Sunday, May 26, 2013

Greatest centers of all time


The NBA may appear to have lost the need that it had in years prior for dominant forces in the paint, but that does not take away from the greatness and impact that NBA centers have had on the game's history. From George Mikan to Shaquille O’Neal, centers have the unique ability to influence and dominate a game on both the offensive and defensive sides of the ball.

And while the prevailing sentiment in the NBA has treaded away from franchise big men in favor of guards and small forwards, three of the four teams left in the 2013 Eastern conference finals have game-changing centers: Marc Gasol, Roy Hibbert, and Tim Duncan (who can play either PF or C).

With that in mind, here are the top-10 greatest NBA centers of all time:

10. Willis Reed



Points
Rebounds
Assists
Steals
Blocks
FG %
FT %
Titles
MVPs
Finals MVPs
18.7
12.9
1.8
N/A
N/A
.476
.747
2
1
2

Reed spent his entire career in the 60s and 70s as a member of the New York Knicks. His legendary performance in the 1970 NBA Finals against another all-time great, Wilt Chamberlain, immortalized him in NBA history. Fighting through injury that series, he was crowned an NBA champion (and Finals MVP) for the first time to complement his regular season MVP honors.

9. Patrick Ewing


Points
Rebounds
Assists
Steals
Blocks
FG %
FT %
Titles
MVPs
Finals MVPs
21.0
9.8
1.9
1.0
2.4
.504
.740
0
0
0

Another Knicks superstar, Ewing is probably most remembered for what he did not accomplish: that evasive NBA championship title. Nonetheless, he was compared to great NBA centers before he was even drafted. Pat O’Brien declared before Ewing was in the NBA that “we’ve had the Mikan era, the Russell era, the Kareem era…now we’ll have the Ewing era.” Even though he has since been bombarded with criticism and the notorious Ewing Theory emergence, Michael Jordan obviously thought very highly of the 11-time NBA All-Star when he said that Ewing “has a heart of a champion. When you thought about New York, you thought of Patrick Ewing. He came and gave life back into the city.”

8. David Robinson


Points
Rebounds
Assists
Steals
Blocks
FG %
FT %
Titles
MVPs
Finals MVPs
21.1
10.6
2.5
1.4
3.0
.518
.736
2
1
0

The Admiral served the length of his entire NBA career as a member of the San Antonio Spurs and was best known for being half of the “Twin Towers” with current Spurs forward/center, Tim Duncan. Robinson could do it all, not only was he an MVP winner and NBA champion, but he also took home Defensive Player of the Year honors (1992) and was an NBA scoring champion (1994). His most memorable offensive outpouring was on April 24, 1994 when he dropped 26 of 41 from the field en route to a 71-point performance.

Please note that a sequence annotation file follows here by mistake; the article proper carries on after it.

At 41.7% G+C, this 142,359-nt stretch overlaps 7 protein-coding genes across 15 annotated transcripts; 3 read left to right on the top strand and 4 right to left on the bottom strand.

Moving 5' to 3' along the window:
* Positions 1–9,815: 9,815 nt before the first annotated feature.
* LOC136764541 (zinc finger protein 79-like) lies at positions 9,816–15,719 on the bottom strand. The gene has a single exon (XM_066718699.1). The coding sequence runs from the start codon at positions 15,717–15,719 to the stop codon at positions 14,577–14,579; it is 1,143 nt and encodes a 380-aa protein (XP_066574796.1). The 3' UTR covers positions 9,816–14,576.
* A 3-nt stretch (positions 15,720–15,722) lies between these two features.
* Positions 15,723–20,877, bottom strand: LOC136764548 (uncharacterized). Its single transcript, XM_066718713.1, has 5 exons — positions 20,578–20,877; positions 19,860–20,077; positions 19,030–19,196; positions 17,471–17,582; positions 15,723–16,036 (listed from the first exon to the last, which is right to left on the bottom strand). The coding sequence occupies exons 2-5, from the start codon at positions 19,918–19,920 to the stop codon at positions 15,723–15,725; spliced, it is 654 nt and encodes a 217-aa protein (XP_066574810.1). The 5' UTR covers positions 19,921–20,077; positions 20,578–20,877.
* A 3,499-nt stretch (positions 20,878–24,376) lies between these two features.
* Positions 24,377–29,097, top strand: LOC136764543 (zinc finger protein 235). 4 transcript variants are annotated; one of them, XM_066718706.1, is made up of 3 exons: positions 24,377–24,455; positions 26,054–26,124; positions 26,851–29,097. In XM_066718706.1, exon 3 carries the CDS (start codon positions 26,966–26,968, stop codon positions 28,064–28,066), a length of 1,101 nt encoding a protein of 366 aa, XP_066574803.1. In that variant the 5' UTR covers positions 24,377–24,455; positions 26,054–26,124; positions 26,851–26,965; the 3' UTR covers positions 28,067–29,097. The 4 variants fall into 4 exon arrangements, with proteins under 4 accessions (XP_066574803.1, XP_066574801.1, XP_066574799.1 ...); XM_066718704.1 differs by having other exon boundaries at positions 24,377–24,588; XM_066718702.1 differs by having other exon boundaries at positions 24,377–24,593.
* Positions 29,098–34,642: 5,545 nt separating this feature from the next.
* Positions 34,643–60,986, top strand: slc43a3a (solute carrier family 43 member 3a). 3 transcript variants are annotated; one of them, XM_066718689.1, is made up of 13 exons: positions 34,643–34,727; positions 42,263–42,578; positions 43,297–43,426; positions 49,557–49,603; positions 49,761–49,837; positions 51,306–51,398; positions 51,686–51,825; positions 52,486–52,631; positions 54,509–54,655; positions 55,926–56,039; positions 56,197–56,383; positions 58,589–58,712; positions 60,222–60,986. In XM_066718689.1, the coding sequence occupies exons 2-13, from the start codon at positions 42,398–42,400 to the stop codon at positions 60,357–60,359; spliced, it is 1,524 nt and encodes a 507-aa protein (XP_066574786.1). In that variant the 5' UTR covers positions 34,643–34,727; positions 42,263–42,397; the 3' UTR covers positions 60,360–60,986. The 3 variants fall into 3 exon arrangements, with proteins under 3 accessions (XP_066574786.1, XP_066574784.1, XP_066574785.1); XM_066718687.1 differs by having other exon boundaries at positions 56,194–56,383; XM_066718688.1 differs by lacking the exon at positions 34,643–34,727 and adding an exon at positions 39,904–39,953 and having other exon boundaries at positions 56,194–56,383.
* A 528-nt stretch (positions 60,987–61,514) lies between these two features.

7. Moses Malone


Points
Rebounds
Assists
Steals
Blocks
FG %
FT %
Titles
MVPs
Finals MVPs
20.6
12.3
1.3
0.8
1.3
.495
.760
1
3
1

In a career that spanned 21 seasons and three decades (70s, 80s, and 90s), Malone was one of the first players to successfully transition from high school to the pros (ABA). His three MVPs and NBA championship title only begin to tell the story of his impressive résumé which includes top-10 rankings all-time in points, rebounds, free throws, minutes, and games played. In 2001, he was appropriately enshrined in the NBA Hall of Fame.

6. George Mikan


Points
Rebounds
Assists
Steals
Blocks
FG %
FT %
Titles
MVPs
Finals MVPs
23.1
13.4
2.8
N/A
N/A
.404
.782
7*
N/A
N/A
*Includes BAA and NBL championships.

Mikan may not be exactly a household name but he single-handedly revitalized the NBA in the 40s and 50s. Prior to that time period, the NBA was “considered a sport better suited to shorter men” (per NBA.com). Not only that, but Mikan’s presence forced the NBA to implement several rule changes, including the aptly-named “Mikan Rule” which is more commonly known today as the three-second rule.

5. Hakeem Olajuwon


Points
Rebounds
Assists
Steals
Blocks
FG %
FT %
Titles
MVPs
Finals MVPs
21.8
11.1
2.5
1.7
3.1
.512
.712
2
2
1

Often coveted to train with by today’s NBA big men (most recently by Amaré Stoudemire), Hakeem Olajuwon had arguably the best repertoire of post moves. Collectively known as the “Dream Shake,” Shaquille O’Neal said it best after being dominated and swept by Hakeem in the 1995 NBA Finals: “He’s got about five moves, then four countermoves…that gives him 20 moves.” Two-time winner of the NBA Finals, Finals MVP, and Defensive Player of the Year, Hakeem is undoubtedly also one of the greatest NBA players of all time.

4. Shaquille O’Neal